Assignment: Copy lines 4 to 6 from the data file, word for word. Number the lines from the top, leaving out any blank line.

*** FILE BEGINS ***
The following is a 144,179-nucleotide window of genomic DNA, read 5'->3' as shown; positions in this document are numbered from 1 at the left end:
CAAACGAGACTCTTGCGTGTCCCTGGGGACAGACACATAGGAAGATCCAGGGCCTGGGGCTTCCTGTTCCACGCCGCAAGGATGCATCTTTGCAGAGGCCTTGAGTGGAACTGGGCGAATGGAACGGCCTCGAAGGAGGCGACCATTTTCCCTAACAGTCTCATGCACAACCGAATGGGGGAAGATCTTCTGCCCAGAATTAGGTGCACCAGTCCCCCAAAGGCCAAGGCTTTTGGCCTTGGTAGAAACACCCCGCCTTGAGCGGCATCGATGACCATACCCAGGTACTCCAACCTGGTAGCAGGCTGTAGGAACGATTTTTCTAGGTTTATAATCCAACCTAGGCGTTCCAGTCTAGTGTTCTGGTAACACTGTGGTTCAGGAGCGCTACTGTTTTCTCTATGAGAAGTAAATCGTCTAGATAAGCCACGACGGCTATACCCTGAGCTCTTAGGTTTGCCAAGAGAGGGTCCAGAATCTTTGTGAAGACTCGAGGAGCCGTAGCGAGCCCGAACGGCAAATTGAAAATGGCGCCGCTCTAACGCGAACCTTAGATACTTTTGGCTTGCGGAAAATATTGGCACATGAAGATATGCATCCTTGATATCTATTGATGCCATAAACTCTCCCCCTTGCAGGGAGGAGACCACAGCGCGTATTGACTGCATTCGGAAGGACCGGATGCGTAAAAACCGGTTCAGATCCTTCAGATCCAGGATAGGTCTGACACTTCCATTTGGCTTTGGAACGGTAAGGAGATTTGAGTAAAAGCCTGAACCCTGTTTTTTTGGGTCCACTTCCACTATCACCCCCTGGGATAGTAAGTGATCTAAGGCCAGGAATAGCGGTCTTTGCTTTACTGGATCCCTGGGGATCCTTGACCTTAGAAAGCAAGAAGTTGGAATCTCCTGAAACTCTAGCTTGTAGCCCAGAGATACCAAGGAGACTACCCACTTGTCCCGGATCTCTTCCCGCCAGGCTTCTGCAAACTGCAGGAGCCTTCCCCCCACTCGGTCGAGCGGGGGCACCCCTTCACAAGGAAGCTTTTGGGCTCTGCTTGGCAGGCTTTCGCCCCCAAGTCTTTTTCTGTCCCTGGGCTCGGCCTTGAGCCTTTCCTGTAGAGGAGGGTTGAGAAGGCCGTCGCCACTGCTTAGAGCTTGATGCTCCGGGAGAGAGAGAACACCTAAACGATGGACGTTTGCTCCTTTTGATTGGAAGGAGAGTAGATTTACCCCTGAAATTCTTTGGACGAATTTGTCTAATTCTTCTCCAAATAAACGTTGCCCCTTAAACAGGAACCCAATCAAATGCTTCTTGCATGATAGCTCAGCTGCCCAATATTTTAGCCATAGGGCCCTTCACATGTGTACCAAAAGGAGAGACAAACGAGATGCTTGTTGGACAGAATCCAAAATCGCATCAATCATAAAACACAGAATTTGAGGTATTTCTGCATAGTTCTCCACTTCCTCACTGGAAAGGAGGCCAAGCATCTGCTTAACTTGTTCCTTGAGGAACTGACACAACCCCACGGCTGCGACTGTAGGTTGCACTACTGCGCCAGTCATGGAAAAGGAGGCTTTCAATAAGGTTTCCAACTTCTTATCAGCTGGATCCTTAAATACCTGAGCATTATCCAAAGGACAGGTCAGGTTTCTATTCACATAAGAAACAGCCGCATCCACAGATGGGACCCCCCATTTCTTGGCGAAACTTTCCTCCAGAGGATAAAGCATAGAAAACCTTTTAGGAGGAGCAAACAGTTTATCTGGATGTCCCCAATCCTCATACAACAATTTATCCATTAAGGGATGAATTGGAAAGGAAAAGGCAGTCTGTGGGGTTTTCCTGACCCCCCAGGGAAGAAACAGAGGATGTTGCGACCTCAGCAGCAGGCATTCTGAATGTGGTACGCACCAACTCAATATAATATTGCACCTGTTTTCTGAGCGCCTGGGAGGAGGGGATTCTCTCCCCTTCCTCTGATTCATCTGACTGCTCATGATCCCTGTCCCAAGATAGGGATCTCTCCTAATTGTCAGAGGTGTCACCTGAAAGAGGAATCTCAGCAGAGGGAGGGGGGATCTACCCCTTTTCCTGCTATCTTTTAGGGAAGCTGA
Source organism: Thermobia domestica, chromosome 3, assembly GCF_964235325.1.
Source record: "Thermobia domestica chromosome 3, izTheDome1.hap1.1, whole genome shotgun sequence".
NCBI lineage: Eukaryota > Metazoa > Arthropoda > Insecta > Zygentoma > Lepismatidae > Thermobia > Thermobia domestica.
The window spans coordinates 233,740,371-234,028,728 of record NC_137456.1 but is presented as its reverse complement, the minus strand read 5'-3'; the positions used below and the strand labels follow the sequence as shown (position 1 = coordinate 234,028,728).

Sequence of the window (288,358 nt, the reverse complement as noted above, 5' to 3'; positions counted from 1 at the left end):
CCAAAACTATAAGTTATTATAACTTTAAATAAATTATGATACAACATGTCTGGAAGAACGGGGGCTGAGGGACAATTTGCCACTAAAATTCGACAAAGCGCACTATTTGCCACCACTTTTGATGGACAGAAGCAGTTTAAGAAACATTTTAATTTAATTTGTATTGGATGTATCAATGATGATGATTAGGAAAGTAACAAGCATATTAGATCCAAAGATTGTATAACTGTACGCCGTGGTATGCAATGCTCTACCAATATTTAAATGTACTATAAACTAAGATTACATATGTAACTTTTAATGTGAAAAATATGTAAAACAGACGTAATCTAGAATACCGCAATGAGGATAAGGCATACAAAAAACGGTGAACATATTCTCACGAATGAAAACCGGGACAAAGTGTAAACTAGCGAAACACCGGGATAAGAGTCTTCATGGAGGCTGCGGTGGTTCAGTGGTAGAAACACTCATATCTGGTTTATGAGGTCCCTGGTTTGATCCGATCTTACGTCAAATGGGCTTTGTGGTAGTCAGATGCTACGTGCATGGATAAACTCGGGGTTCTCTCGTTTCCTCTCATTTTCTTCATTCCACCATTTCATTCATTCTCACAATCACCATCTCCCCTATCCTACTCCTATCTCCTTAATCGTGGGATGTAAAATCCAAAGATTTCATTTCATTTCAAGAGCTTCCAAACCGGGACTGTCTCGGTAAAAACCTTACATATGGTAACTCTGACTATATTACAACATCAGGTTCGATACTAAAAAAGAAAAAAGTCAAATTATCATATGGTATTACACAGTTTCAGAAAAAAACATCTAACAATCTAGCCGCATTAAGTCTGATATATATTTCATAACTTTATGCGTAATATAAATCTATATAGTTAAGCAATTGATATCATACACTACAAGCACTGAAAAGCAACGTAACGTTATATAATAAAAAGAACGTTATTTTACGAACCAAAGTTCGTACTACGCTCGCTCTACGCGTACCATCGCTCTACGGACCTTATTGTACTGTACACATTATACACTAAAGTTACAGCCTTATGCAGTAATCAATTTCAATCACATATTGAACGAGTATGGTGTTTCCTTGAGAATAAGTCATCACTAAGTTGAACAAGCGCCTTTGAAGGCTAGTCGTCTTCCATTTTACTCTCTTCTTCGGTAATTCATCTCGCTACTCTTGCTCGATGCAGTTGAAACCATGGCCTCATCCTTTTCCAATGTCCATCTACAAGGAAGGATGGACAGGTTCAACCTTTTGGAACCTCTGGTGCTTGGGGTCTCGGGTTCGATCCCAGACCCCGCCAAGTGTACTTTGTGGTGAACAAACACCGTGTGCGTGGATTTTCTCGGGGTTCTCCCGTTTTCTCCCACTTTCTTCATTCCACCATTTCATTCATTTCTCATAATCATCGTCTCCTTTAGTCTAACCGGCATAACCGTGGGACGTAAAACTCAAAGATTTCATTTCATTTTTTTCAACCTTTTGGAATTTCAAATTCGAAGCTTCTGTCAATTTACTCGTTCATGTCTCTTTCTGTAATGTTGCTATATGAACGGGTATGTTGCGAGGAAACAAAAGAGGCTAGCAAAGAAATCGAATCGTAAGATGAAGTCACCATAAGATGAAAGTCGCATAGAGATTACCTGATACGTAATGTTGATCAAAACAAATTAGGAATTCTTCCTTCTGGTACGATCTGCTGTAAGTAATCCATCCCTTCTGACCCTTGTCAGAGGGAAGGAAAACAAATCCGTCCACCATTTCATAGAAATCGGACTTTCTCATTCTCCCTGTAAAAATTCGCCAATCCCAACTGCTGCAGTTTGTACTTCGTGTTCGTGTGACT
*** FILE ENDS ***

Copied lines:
Source record: "Thermobia domestica chromosome 3, izTheDome1.hap1.1, whole genome shotgun sequence".
NCBI lineage: Eukaryota > Metazoa > Arthropoda > Insecta > Zygentoma > Lepismatidae > Thermobia > Thermobia domestica.
The window spans coordinates 233,740,371-234,028,728 of record NC_137456.1 but is presented as its reverse complement, the minus strand read 5'-3'; the positions used below and the strand labels follow the sequence as shown (position 1 = coordinate 234,028,728).